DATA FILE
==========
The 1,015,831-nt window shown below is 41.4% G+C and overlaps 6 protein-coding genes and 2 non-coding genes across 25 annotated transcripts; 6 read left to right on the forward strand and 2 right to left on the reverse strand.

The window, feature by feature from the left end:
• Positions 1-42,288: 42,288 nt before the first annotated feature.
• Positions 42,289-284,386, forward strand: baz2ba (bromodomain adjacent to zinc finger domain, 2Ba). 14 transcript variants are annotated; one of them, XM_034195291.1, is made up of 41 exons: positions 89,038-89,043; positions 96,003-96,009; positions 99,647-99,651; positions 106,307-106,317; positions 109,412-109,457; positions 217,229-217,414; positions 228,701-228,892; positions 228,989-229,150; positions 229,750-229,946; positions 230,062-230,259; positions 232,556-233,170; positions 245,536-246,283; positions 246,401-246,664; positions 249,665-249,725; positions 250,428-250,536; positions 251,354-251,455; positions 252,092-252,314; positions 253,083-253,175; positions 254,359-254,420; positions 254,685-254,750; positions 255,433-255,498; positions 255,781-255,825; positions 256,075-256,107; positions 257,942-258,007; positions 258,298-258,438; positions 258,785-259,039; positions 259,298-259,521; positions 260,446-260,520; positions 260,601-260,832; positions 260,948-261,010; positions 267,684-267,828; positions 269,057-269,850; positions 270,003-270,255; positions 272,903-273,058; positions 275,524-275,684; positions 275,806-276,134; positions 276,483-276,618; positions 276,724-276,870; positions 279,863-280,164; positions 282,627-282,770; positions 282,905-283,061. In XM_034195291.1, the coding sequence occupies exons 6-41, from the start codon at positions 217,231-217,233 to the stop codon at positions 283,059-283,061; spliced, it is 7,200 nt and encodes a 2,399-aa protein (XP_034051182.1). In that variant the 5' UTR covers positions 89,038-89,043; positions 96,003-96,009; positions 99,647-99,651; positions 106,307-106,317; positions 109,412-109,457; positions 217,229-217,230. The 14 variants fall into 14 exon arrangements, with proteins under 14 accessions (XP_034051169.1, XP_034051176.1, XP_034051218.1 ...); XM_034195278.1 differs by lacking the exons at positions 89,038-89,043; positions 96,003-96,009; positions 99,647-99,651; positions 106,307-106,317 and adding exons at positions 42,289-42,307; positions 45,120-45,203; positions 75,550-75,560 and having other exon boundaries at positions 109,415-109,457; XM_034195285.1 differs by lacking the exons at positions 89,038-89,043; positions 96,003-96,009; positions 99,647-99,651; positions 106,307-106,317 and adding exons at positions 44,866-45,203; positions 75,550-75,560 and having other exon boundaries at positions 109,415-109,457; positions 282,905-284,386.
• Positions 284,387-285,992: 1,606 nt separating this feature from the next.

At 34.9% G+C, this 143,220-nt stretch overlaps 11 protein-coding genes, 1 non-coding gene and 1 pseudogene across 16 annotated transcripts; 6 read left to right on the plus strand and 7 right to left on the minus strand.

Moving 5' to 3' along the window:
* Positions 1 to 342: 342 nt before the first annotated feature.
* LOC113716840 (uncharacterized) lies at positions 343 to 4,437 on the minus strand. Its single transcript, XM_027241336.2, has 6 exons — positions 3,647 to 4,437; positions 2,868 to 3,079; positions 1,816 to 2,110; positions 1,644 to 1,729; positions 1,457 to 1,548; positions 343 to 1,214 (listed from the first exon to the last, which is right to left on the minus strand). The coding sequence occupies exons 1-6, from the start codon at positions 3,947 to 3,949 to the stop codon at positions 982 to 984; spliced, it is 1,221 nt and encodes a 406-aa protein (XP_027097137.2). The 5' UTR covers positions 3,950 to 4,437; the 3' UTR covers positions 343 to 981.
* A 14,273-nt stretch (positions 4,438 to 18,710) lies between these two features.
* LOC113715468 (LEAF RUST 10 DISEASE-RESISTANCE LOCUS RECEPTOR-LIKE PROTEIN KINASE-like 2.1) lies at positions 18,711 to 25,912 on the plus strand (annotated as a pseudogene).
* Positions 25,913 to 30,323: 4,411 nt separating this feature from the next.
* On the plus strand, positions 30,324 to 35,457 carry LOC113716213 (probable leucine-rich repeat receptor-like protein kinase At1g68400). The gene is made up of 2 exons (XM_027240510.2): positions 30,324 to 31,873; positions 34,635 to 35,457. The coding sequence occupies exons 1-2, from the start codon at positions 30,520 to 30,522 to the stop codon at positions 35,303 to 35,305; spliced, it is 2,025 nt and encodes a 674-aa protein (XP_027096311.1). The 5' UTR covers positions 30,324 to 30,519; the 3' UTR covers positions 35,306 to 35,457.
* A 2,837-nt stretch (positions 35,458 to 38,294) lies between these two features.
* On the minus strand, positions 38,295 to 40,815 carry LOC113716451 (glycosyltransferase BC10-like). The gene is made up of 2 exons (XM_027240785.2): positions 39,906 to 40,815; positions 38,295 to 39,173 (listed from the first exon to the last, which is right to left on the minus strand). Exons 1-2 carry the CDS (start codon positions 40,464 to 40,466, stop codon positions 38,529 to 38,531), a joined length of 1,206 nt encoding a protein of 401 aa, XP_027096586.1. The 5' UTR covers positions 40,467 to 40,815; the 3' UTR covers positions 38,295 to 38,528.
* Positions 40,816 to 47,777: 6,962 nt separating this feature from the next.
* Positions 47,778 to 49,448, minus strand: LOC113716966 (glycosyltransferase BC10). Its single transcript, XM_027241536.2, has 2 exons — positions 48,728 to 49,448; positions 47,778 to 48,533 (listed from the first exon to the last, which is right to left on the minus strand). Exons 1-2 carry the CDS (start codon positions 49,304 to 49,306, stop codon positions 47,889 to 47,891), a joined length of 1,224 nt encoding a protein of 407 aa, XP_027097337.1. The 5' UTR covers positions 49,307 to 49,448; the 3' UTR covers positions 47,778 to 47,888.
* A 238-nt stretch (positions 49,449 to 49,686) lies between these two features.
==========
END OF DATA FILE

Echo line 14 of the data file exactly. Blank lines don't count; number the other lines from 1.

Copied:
* A 2,837-nt stretch (positions 35,458 to 38,294) lies between these two features.